Fox, Coyote, Wolf, and Moose had watched Milas and Daidam prepare a shallow depression in the ground for the two-legged to be placed. They continued to watch as special care was given to collecting and placing stones until the body could be seen no more. Moose then wandered some distance away to nibble on clusters of flowers that grew on the end of long stalks. While seeming to give no care to the others, Fox didn’t fail to notice that his large brown eyes kept watch on the two-leggeds.
“What are we to do with them?” Coyote asked Fox.
Wolf snarled. “They cannot stay.”
“They cannot go,” Coyote told him. “The path is no more.”
“If it ever existed.”
Fox stretched then curled her body until her head could rest on her front paws. “We wait for Badger.”
“To tell us what?” Wolf growled. “That the two-leggeds threaten Airhini? This we know.”
Coyote sighed. “They have made no threats.” He flopped over onto his side. “Why do you not trust their words?”
Wolf glared at the relaxed Coyote. “Are they not two-leggeds.”
“You speak true.”
“Then that is your answer.”
Coyote laughed. “You are a good guardian, Wolf. But see no threat where none be.”
“Your words are twisted.” Wolf grumbled before stalking away to find a shady spot to wait for Badger’s return.
Milas, her arms full of stones, walked back to where Daidam knelt beside a mound of rocks. She stood patiently while Daidam removed each stone from her arms and added it to the pile.
“It is done,” Daidam said when the last stone was placed. Then she reached out and lovingly rested her hand on top of the rock tomb that encased her father’s broken body. “May your spirit stay strong as you watch over Mother and Kailen.”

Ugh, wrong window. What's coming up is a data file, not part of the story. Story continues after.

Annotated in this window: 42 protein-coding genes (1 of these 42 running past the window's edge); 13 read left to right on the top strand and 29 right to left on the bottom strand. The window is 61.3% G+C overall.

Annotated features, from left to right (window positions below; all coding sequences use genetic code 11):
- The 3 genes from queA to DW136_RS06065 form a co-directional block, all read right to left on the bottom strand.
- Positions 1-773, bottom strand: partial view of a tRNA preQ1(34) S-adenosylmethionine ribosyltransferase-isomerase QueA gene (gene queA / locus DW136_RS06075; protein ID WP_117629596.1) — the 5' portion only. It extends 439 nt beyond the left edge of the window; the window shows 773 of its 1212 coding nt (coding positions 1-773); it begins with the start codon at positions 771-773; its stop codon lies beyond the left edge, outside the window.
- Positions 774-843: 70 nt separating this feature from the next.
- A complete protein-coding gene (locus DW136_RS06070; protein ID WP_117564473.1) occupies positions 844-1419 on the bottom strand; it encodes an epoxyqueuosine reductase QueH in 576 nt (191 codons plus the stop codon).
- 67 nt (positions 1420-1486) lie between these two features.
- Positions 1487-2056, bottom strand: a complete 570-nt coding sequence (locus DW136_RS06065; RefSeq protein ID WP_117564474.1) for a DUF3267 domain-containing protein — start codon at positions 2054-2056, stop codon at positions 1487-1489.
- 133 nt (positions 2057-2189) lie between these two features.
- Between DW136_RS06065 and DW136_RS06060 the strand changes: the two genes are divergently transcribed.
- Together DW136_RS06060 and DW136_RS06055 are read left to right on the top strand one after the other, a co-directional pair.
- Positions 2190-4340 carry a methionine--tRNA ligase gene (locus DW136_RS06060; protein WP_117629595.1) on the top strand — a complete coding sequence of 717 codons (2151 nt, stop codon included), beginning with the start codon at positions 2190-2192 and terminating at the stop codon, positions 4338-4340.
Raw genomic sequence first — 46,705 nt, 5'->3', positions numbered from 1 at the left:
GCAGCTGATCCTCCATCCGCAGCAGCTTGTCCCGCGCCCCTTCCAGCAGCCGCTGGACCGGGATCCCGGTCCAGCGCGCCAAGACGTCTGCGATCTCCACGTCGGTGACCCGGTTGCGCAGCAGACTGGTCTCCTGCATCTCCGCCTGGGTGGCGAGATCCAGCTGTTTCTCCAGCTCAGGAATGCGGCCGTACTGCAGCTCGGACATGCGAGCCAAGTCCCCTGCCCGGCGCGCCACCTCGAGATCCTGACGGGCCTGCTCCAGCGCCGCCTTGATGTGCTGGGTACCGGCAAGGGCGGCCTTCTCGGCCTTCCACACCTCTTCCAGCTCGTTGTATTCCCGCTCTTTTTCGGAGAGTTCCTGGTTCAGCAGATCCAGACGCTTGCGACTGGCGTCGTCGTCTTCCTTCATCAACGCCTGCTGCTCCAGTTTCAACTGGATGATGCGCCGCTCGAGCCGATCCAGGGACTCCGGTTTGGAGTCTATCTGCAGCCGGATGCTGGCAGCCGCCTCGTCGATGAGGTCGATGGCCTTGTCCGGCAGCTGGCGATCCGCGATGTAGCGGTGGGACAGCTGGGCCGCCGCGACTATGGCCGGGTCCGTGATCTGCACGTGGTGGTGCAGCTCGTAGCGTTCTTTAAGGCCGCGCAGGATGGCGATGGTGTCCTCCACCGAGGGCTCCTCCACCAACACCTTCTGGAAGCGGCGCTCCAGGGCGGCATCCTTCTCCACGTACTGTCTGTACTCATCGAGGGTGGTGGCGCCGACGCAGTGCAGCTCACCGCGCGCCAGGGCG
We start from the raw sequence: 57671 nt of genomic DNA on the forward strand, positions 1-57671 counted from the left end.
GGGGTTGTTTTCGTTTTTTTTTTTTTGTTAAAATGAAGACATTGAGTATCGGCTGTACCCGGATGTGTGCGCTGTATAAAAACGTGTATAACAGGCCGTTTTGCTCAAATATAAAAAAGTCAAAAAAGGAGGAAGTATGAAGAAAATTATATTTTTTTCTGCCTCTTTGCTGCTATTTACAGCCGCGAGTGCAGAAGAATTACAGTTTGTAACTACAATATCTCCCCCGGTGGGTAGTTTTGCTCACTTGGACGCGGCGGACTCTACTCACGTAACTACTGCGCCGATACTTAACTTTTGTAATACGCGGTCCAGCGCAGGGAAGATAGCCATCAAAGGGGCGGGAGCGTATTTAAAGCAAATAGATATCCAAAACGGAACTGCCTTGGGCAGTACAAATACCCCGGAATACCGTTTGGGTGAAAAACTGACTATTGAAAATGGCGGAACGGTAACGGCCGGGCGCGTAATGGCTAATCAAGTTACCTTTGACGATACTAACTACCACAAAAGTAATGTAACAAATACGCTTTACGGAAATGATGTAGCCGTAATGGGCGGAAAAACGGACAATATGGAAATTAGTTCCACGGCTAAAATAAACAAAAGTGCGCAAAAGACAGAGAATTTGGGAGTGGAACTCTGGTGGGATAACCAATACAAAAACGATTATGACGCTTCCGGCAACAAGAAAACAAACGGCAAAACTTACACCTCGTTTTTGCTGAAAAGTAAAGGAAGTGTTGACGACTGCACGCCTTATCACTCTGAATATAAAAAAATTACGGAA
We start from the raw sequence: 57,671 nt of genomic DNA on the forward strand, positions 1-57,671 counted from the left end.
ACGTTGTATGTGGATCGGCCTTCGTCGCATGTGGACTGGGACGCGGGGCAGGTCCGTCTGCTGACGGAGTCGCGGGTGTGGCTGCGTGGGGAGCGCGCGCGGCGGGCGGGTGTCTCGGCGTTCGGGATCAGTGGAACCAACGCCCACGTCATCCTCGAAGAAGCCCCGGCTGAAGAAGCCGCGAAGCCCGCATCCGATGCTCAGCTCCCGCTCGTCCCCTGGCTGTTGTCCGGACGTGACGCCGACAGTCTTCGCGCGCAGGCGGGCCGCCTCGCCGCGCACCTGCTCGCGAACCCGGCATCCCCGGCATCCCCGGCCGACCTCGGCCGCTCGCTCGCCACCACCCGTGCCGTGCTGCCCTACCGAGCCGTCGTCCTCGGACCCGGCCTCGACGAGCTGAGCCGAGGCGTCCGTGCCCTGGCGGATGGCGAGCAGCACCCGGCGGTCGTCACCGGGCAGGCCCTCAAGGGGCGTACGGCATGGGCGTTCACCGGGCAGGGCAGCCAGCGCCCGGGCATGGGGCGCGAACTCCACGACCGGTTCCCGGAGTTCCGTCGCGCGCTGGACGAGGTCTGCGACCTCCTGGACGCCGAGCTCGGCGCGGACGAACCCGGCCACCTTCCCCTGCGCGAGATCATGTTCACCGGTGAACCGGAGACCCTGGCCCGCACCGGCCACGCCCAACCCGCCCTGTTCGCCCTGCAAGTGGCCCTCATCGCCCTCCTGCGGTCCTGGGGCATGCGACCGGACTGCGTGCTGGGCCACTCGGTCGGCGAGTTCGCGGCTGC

“Any you, Daidam,” Milas said quietly as she knelt beside her grieving friend.
Slowly, Daidam shook her head. “I am no more of Arhdahl. His spirit will not protect me.”
“Do not speak so. You are of the House of Alasdair as are your mother and brother.”
“I crossed the forbidden zone. My name is no more.” Daidam turned to look at Milas, her sadness reflected in her eyes. “As is yours.”
“It was a choice I made freely. You did not.”
“But a choice made serves no purpose to now question. We are as dead to the Realm as Father.”
On the ground next to Daidam was another yet another but different stone. While her father’s tomb was covered with sharp, jagged stones that had fallen from the sides of the butte that towered above, this stone was smooth and flat and large enough for Daidam to spread both palms across its surface without her fingertips touching any edge. And it was not as hard as the others, for she had had little difficulty scratching her father’s name into it. She reached down to lift the name stone and, with the help of Milas, it was placed so all who came upon the grave would know of the Protector resting there.
“He served the Realm well,” Milas said when the name stone was set.
“Aye.” Daidam lowered her head. Memories of her father flooding into her mind and she allowed herself the time to remember.
“What will become of us?” Milas whispered moments later when Daidam raised her head.
“I know not.”
Fox and Coyote’s ears twitched and their heads turned toward the forest. “Badger returns,” Fox told the others.
Wolf stopped his pacing and trotted over to face Milas and Daidam. His upper lip curled back to reveal sharp teeth as he released a low growl. “Good. Now we can be rid of the two-leggeds.”